The purpose of this paper is to examine the potential for emissions control policy using the example of the power generation sector in China.
The analytical model is developed using a joint production function, where carbon emissions and electricity are jointly produced using capital and fossil fuel inputs. Abatement of emissions can be achieved by investment in production capital that improves the production efficiency or abatement capital that removes the emissions. The results are estimated using data from China's electricity generation sector.
The analytical model shows that economic growth can be achieved while still keeping the emission stock at a stable level. The results show that the level of the tax required to stabilize emissions depends greatly on the efficiency of abatement activities. As an illustration of this result, one finding shows that the required emission tax would be reduced greatly from 16 to 5 yuan/ton of emission when the abatement technology is improved from removing 10 to 30 percent of emissions flow.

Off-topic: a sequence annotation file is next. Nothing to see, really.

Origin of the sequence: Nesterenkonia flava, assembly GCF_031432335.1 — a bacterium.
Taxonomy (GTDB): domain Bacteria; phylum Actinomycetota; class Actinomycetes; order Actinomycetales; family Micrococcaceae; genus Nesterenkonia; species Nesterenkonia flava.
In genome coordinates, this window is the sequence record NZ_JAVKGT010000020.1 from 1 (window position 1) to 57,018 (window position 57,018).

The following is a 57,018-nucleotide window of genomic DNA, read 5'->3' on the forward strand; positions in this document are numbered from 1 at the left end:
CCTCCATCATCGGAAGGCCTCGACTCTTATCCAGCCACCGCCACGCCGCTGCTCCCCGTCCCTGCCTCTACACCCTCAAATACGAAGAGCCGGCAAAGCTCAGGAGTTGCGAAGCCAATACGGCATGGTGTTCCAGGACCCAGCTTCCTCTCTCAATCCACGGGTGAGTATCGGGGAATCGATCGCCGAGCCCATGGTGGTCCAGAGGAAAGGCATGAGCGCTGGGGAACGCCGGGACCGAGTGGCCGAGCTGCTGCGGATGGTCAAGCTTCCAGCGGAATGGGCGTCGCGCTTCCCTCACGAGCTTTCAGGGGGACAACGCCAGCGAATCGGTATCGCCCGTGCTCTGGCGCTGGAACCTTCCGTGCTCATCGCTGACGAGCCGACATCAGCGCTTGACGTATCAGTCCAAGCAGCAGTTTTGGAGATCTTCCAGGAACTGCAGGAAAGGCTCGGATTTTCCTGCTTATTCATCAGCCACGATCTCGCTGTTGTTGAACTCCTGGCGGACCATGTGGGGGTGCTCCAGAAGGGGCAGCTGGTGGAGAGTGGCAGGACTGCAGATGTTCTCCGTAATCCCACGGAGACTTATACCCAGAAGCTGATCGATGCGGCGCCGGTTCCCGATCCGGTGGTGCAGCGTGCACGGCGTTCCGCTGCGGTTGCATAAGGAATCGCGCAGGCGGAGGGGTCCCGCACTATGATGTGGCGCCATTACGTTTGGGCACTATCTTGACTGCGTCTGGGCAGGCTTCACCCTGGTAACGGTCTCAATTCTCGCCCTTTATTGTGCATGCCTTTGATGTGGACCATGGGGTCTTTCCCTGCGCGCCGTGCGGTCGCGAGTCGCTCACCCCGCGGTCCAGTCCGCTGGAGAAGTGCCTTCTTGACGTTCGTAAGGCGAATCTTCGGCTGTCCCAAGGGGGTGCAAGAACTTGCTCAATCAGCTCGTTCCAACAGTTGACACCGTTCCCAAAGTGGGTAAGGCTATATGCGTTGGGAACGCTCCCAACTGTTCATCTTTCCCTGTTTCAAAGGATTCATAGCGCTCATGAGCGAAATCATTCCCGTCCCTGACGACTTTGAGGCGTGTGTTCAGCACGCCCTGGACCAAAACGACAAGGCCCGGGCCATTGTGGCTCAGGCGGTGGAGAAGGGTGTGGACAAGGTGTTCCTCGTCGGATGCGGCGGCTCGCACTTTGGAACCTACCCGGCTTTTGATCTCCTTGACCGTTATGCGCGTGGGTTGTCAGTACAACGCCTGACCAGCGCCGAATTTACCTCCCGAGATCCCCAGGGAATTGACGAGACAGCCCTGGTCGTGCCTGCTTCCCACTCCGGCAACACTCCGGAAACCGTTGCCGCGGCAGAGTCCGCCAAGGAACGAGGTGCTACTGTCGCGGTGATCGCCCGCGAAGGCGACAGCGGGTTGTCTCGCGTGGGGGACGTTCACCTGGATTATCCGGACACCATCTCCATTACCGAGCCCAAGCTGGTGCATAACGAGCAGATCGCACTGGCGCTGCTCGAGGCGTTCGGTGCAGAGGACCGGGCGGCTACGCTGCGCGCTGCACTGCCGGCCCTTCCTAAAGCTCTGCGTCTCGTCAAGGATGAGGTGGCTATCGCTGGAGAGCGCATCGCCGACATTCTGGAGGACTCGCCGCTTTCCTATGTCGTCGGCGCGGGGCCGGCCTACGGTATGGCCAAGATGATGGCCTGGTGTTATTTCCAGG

The lack of carbon capture and storage technology in the real‐world limits the ability to estimate some of the results from the economic growth model.
Unlike many other papers, the empirical analysis is based on conditions from the economic model. In contrast to previous work that models emissions as an input into the production process, the model and estimation are consistent with the joint nature of electricity and emissions production.
Zhang, Z. and Schoengold, K. (2011), "Carbon emissions control policies in China's power generation sector", China Agricultural Economic Review, Vol. 3 No. 3, pp. 350-368. https://doi.org/10.1108/17561371111165789
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